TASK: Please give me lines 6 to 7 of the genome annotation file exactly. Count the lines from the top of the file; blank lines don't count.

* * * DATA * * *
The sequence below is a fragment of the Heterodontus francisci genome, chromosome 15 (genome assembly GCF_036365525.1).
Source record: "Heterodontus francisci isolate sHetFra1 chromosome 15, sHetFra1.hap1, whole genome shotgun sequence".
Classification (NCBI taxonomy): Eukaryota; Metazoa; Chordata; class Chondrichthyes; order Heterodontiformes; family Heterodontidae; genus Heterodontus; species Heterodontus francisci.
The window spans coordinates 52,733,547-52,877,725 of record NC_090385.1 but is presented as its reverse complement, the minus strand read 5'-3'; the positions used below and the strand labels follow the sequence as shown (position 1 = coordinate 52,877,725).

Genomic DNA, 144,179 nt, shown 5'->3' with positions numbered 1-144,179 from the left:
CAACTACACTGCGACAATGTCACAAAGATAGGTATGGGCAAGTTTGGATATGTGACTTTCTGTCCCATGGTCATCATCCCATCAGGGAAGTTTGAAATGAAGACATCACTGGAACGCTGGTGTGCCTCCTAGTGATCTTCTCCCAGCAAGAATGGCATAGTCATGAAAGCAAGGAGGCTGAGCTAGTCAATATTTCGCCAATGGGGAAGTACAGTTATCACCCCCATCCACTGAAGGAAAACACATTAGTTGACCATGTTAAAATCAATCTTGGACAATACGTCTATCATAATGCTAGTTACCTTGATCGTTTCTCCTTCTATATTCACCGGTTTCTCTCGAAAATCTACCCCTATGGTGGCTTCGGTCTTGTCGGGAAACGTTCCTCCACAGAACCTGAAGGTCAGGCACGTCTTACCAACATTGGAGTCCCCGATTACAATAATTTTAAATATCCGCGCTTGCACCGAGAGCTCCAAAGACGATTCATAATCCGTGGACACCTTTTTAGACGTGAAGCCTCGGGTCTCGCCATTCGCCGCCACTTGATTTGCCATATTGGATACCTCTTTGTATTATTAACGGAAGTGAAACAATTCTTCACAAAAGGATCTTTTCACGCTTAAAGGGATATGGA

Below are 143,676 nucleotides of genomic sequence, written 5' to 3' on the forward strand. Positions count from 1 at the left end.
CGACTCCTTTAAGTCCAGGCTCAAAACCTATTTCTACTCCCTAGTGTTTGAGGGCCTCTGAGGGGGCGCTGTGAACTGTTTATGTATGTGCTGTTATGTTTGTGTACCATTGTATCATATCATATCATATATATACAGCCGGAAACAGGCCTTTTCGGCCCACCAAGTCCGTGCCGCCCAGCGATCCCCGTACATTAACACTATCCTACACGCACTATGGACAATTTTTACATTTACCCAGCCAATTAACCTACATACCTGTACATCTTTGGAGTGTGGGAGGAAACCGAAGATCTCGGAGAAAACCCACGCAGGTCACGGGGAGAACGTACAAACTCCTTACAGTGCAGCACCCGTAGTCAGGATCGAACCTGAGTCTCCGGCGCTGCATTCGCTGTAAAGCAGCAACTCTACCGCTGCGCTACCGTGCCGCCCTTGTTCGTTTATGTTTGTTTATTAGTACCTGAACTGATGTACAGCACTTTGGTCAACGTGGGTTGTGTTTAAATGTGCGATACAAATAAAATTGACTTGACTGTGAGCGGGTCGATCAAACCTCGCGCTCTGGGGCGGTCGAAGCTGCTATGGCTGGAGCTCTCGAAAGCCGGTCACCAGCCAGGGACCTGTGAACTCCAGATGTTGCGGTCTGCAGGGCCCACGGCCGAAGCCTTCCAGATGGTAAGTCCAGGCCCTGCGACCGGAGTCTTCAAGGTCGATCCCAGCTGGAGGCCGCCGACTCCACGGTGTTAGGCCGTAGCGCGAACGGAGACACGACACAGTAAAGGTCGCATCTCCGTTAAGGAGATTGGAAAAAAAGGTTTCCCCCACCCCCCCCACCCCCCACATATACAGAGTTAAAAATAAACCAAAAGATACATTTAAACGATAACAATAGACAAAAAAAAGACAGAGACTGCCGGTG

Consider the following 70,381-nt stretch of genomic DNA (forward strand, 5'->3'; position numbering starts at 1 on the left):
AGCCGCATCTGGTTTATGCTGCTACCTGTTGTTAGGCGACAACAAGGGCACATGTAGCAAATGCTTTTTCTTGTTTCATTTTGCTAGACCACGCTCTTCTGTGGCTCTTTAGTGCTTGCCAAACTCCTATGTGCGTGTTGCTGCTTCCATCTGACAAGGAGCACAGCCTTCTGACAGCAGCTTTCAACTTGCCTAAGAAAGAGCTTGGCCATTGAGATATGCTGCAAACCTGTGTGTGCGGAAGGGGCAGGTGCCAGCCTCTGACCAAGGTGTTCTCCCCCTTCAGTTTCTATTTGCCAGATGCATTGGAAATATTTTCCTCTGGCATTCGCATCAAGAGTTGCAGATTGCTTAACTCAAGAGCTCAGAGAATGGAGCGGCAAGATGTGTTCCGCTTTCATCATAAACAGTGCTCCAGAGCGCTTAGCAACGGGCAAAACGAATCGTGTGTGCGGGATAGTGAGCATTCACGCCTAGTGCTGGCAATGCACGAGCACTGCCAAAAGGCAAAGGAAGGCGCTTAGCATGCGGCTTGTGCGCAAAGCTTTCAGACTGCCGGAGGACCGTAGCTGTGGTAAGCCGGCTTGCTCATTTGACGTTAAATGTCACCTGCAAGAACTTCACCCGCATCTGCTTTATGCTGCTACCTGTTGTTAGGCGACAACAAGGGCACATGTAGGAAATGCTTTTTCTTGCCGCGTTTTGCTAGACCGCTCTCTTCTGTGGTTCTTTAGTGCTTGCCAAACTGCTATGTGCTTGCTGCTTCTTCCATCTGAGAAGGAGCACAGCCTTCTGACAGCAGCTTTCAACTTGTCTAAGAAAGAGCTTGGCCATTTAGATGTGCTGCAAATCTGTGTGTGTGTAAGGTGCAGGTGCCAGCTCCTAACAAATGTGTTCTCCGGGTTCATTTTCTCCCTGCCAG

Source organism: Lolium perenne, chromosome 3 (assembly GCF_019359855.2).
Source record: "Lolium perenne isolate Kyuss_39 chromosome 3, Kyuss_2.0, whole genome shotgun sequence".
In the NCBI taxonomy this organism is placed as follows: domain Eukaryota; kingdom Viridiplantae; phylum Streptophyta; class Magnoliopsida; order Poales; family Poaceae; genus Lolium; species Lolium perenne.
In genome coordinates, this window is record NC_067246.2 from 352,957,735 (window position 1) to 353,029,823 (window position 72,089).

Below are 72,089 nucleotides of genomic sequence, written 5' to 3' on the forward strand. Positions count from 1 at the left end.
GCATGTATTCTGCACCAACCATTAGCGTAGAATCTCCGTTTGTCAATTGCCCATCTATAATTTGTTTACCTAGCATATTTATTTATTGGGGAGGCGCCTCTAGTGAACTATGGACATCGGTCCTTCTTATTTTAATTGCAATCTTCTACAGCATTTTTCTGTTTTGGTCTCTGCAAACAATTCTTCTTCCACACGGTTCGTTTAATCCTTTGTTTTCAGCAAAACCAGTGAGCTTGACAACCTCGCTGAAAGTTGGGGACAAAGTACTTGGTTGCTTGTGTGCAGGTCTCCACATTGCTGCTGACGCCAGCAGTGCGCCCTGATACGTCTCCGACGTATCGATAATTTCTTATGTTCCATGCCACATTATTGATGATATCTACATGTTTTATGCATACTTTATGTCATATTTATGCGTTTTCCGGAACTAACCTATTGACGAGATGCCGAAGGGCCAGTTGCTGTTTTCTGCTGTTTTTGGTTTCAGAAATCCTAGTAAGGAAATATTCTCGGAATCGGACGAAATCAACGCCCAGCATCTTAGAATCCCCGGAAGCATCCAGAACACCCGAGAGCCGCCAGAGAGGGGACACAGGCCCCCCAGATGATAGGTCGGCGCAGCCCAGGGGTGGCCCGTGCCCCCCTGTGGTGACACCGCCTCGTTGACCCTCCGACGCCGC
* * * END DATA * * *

CAACTACACTGCGACAATGTCACAAAGATAGGTATGGGCAAGTTTGGATATGTGACTTTCTGTCCCATGGTCATCATCCCATCAGGGAAGTTTGAAATGAAGACATCACTGGAACGCTGGTGTGCCTCCTAGTGATCTTCTCCCAGCAAGAATGGCATAGTCATGAAAGCAAGGAGGCTGAGCTAGTCAATATTTCGCCAATGGGGAAGTACAGTTATCACCCCCATCCACTGAAGGAAAACACATTAGTTGACCATGTTAAAATCAATCTTGGACAATACGTCTATCATAATGCTAGTTACCTTGATCGTTTCTCCTTCTATATTCACCGGTTTCTCTCGAAAATCTACCCCTATGGTGGCTTCGGTCTTGTCGGGAAACGTTCCTCCACAGAACCTGAAGGTCAGGCACGTCTTACCAACATTGGAGTCCCCGATTACAATAATTTTAAATATCCGCGCTTGCACCGAGAGCTCCAAAGACGATTCATAATCCGTGGACACCTTTTTAGACGTGAAGCCTCGGGTCTCGCCATTCGCCGCCACTTGATTTGCCATATTGGATACCTCTTTGTATTATTAACGGAAGTGAAACAATTCTTCACAAAAGGATCTTTTCACGCTTAAAGGGATATGGA

Below are 143,676 nucleotides of genomic sequence, written 5' to 3' on the forward strand. Positions count from 1 at the left end.